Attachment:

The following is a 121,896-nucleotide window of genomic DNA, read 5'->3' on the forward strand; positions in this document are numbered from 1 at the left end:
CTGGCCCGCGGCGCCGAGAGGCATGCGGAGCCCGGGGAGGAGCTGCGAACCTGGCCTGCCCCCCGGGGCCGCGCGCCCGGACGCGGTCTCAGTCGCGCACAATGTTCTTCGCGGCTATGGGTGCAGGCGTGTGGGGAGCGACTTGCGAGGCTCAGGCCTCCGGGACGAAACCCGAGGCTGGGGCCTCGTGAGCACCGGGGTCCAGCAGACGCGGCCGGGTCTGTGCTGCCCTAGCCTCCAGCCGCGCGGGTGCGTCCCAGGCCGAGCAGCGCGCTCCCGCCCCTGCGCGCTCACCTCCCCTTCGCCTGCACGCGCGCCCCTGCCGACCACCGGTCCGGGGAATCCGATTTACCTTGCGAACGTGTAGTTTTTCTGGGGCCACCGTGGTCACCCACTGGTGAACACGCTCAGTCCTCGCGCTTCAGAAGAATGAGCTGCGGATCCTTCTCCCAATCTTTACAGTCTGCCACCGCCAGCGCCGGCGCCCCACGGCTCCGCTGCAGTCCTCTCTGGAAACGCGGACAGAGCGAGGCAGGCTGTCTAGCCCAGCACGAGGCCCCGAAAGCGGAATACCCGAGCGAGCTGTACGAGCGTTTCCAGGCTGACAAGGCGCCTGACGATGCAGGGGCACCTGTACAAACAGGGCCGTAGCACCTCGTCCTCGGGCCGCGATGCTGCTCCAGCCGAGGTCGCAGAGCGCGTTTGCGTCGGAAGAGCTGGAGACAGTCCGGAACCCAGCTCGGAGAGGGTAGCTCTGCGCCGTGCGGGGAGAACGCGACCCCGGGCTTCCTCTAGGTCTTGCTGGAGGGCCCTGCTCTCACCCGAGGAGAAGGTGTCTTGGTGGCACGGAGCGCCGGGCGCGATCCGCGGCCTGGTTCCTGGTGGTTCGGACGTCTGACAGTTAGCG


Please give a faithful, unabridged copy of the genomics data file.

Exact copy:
The following is a 121,896-nucleotide window of genomic DNA, read 5'->3' on the forward strand; positions in this document are numbered from 1 at the left end:
CTGGCCCGCGGCGCCGAGAGGCATGCGGAGCCCGGGGAGGAGCTGCGAACCTGGCCTGCCCCCCGGGGCCGCGCGCCCGGACGCGGTCTCAGTCGCGCACAATGTTCTTCGCGGCTATGGGTGCAGGCGTGTGGGGAGCGACTTGCGAGGCTCAGGCCTCCGGGACGAAACCCGAGGCTGGGGCCTCGTGAGCACCGGGGTCCAGCAGACGCGGCCGGGTCTGTGCTGCCCTAGCCTCCAGCCGCGCGGGTGCGTCCCAGGCCGAGCAGCGCGCTCCCGCCCCTGCGCGCTCACCTCCCCTTCGCCTGCACGCGCGCCCCTGCCGACCACCGGTCCGGGGAATCCGATTTACCTTGCGAACGTGTAGTTTTTCTGGGGCCACCGTGGTCACCCACTGGTGAACACGCTCAGTCCTCGCGCTTCAGAAGAATGAGCTGCGGATCCTTCTCCCAATCTTTACAGTCTGCCACCGCCAGCGCCGGCGCCCCACGGCTCCGCTGCAGTCCTCTCTGGAAACGCGGACAGAGCGAGGCAGGCTGTCTAGCCCAGCACGAGGCCCCGAAAGCGGAATACCCGAGCGAGCTGTACGAGCGTTTCCAGGCTGACAAGGCGCCTGACGATGCAGGGGCACCTGTACAAACAGGGCCGTAGCACCTCGTCCTCGGGCCGCGATGCTGCTCCAGCCGAGGTCGCAGAGCGCGTTTGCGTCGGAAGAGCTGGAGACAGTCCGGAACCCAGCTCGGAGAGGGTAGCTCTGCGCCGTGCGGGGAGAACGCGACCCCGGGCTTCCTCTAGGTCTTGCTGGAGGGCCCTGCTCTCACCCGAGGAGAAGGTGTCTTGGTGGCACGGAGCGCCGGGCGCGATCCGCGGCCTGGTTCCTGGTGGTTCGGACGTCTGACAGTTAGCG